Doumit's catcher eligibility is exciting, but I'd avoid him at this price. His last big season was in 2008, and he's had even more trouble staying on the field than Mauer. Yes, Doumit won't be catching this year, but this still seems like a huge risk given Doumit's history. The 20+ HR make Arencibia an exciting Roto proposition, but the terrible batting average gives me pause. Arencibia's approach seems to be take, take, take and then swing two strikes in. The result is a lot of strikeouts and home runs but little else. He's probably keeping the spot warm for Travis d'Arnaud, but Arencibia should hang on to the job this year. Saltalamacchia's profile is very similar to Arencibia's. He doesn't have a top prospect nipping at his heels, but Kelly Shoppach is more than just a 1x/week caddy and should steal some time from Salty. The bid here is about right. Martin is the guy who could potentially be a bargain. His average hasn't been good the last three years, but in 2009-2010 that was a product of Dodger Stadium. 2011 was more of a product of bad BABIP. Martin could hit better in Yankee Stadium, but if he doesn't, this price is still fair. I think he has more upside here than any of these other guys.
FIRST STRING REAL LIFE, SECOND STRING FANTASY
Chris Iannetta $9, Kurt Suzuki $9, Miguel Olivo $7, A.J. Pierzynski $6, Salvador Perez $5, Yorvit Torrealba $4.
I don't like Iannetta at all this year. He's a .171 hitter away from Coors since 2009 (608 OPS) and is moving to a slight-to-moderate pitchers' park. Hank Conger might be up this year after all. Suzuki is a bounce back candidate for some, but he's now had two poor seasons in a row. Maybe the BABIP luck improves and his numbers do too, but I wouldn't go double digits to find out. Olivo is the catcher statheads love to hate (and rightfully so) but has earned between $11-15 each of the last three years because of his raw home run totals.
With Jesus Montero in the fold, this could be the year that Olivo finally loses a good chunk of playing time and - with it - value. Even as a 300-350 AB guy, though, Olivo could still provide 10 HR from a catching slot. Pierzynski is Olivo's fantasy evil twin. He doesn't offer a lot of power, but thanks to a solid batting average he has earned between $11-14 the last three years. Tyler Flowers could start to take some playing time from the 35-year-old backstop, but at $6 Pierzynski looks like a no-lose proposition to me. Perez made it to the Majors young because of his defense, but surprised many with an 834 OPS after his mid-season call-up. He's never done anything like that in the minors, so I'd expect some slippage, but $5 is fine for a guy who should start this year for the Royals. Torrealba isn't quite a starter, but I imagine Ron Washington will continue to play him 3-4 times a week and put Napoli at first base every once in a while. Torrealba is yet another poor option in real life who is useful in fantasy if he's playing, particularly if he's playing in hitter-happy Texas.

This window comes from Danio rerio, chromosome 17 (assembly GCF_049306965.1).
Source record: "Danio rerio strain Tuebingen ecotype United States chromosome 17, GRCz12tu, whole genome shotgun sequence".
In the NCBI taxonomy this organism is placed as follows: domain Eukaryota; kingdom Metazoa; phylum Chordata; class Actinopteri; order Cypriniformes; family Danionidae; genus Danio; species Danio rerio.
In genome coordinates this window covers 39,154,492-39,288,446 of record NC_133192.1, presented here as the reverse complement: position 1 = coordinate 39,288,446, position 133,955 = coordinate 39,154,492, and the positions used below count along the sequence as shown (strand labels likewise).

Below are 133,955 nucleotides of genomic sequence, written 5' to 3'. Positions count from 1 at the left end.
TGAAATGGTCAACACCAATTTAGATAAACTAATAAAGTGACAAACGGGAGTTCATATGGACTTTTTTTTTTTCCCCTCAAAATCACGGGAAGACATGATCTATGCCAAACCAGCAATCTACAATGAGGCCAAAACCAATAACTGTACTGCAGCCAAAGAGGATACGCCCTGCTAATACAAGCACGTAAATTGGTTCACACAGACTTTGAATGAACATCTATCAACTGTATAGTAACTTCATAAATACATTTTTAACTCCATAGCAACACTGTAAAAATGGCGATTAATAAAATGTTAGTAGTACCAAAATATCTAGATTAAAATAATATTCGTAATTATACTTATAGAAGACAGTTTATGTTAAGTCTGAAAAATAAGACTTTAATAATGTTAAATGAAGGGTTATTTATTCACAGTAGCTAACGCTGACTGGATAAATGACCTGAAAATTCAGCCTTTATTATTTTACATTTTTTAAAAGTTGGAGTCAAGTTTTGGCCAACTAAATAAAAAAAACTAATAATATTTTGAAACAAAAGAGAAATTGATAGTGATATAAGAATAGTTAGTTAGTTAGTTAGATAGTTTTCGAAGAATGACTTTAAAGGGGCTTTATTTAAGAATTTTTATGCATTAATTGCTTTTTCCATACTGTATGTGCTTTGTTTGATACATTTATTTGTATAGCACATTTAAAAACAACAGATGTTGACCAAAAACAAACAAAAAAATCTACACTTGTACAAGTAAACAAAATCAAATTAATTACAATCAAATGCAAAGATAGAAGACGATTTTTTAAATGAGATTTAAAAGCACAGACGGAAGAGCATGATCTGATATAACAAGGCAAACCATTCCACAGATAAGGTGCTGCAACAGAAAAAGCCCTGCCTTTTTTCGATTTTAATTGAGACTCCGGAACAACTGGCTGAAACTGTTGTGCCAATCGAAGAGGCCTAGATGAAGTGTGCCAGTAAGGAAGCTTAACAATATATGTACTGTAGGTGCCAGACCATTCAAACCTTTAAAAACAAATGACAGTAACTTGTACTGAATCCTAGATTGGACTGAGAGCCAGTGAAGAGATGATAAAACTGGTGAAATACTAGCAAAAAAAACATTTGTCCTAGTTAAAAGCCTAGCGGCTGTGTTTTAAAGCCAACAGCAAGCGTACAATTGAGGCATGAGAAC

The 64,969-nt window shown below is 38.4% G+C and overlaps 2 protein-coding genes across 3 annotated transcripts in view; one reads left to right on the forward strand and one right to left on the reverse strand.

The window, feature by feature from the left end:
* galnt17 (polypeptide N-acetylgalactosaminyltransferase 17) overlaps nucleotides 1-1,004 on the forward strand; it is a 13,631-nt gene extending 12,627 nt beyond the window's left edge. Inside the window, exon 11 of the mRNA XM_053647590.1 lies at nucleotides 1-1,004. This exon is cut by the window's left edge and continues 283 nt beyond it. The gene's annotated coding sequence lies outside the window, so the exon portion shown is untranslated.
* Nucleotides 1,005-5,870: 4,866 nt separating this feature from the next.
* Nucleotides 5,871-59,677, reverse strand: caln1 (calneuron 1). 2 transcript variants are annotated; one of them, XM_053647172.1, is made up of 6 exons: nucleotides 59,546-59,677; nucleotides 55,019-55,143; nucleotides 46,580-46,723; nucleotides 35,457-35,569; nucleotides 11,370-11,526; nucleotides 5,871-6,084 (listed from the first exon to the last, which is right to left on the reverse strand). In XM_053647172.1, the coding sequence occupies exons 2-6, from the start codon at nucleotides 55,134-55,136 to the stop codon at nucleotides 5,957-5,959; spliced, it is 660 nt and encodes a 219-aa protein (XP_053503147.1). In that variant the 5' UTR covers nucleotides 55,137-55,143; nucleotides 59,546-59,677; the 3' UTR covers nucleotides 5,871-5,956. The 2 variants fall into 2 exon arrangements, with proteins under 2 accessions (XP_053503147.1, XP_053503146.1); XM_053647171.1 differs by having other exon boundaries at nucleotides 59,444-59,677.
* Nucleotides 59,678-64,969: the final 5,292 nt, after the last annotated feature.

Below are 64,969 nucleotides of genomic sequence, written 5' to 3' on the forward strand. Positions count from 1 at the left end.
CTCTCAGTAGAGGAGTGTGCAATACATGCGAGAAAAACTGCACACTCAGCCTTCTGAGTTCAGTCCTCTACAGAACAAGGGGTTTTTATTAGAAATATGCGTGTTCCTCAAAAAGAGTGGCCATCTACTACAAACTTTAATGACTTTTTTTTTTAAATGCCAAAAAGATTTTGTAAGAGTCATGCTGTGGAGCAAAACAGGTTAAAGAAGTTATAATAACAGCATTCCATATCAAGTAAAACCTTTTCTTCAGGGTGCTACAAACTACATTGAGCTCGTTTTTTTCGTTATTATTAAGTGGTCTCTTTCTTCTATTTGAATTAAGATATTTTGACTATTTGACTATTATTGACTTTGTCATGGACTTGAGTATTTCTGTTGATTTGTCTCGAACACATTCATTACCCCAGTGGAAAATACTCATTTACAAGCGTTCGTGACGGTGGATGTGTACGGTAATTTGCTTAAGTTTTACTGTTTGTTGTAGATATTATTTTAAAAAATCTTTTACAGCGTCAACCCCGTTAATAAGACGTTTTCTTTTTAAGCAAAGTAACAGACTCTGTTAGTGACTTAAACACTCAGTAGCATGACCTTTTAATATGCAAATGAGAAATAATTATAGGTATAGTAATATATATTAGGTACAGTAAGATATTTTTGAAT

Tyler Flowers $3, Jose Molina $3, Hank Conger $1, John Jaso $1, Ryan Lavarnway $1, Lou Marson $1, Ronny Paulino $1, Kelly Shoppach $1.
Molina's a starter, but here is where you find owners either speculating or just trying to find a warm body that will do no harm. I like Flowers' power potential but would have liked him better at $1. Conger and Lavarnway are decent $1 fliers who will pay off if they can wrangle some playing time down the line. Jaso and Marson are pretty safe plays but there isn't a lot of upside, while Paulino fits into the virtually no upside category backing up Wieters in Baltimore.